Next week marks the 100th anniversary of the execution of the Russian royal family by their Bolshevik captors, one of the most shocking events in 20th century history.
Tsar Nicholas II, the Tsarina Alexandra and their five children, along with three servants and the family physician, Dr Yevgeny Botkin, were slain in cold blood in Yekaterinburg on the night of 16 July 1918.
The Romanovs had been detained since the February Revolution in Petrograd (now St Petersburg), when the tsar was forced to abdicate on 15 March after losing control of the violent uprising in which bread rioters and industrial strikers fought police and gendarmes loyal to the monarchy, the tide turning definitively when members of the Russian military mutinied.
Chaos ensued, a republican provisional government was installed under Alexander Kerensky and the royals were taken into custody after an offer of asylum by Britain was withdrawn on the advice of King George V.
They were imprisoned first in Alexander Palace at Tsarskoe Selo, then in Tobolsk in Tyumen-Oblast, before finally being moved to Yekaterinburg by train on 30 April 1918.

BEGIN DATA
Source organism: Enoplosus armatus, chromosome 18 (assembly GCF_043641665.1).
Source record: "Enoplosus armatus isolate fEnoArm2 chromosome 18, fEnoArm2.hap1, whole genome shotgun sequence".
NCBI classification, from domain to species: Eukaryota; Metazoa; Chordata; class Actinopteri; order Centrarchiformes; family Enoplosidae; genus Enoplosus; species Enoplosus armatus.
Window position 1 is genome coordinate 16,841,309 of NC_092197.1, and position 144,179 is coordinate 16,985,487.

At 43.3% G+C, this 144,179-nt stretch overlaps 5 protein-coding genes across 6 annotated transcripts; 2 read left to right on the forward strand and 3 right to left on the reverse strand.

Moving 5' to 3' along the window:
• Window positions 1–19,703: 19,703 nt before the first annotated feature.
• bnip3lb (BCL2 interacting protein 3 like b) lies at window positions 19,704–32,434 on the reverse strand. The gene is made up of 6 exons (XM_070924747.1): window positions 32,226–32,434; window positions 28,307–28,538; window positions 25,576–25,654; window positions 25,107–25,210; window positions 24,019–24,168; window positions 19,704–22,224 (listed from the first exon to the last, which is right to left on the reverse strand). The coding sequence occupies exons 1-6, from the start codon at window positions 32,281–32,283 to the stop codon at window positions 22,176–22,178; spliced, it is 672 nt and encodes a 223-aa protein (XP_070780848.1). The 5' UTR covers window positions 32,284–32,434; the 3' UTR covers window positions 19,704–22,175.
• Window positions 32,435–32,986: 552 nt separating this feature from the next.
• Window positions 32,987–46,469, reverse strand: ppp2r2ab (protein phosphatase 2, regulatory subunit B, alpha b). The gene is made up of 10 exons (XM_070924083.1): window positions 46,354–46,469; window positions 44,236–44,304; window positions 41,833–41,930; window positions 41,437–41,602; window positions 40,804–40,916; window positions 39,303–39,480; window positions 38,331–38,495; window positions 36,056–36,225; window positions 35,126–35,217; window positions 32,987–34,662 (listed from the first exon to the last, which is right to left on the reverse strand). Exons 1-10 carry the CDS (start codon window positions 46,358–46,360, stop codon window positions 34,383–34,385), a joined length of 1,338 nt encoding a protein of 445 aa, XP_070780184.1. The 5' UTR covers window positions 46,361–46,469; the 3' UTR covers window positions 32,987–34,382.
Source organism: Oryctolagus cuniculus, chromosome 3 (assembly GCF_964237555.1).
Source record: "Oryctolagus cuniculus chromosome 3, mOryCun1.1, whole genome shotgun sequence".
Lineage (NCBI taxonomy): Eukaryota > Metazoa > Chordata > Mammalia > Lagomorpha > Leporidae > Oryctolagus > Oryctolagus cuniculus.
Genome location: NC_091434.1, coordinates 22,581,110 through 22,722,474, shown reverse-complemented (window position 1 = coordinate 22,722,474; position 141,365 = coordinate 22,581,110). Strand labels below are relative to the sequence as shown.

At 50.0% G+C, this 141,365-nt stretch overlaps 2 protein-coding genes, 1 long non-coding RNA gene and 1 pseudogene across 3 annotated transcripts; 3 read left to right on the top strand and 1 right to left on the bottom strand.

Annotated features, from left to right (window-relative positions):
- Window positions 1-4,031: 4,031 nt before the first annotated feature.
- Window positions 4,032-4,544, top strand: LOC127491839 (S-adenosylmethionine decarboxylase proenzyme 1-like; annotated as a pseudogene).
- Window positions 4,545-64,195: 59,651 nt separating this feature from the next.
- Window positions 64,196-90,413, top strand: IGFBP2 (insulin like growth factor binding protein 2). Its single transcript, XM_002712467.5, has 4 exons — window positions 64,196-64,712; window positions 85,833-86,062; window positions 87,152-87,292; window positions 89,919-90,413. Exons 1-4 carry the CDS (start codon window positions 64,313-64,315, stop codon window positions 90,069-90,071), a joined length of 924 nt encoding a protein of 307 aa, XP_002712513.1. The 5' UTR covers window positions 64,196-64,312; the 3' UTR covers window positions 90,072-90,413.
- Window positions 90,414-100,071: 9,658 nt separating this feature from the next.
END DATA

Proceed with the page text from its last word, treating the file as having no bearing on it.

Alexei Romanov, 13, suffered an attack of bleeding as a result of the haemophilia that beset the family at this time and only joined his parents three weeks later, along with his sisters Olga, Tatiana and Anastasia, who were sexually assaulted by their guards in transit.
In Yekaterinburg, the prisoners were held inside a fortified mansion with whitewashed windows in the town centre that had once belonged to a local military engineer named Nikolai Nikolayevich Ipatiev.
Commandeered by Ural Soviet officials, who had ordered the owner to vacate the premises, the property was sinisterly rechristened “The House of Special Purpose” and served as a prison in which the imperial royal family were held for the final 78 days of their lives.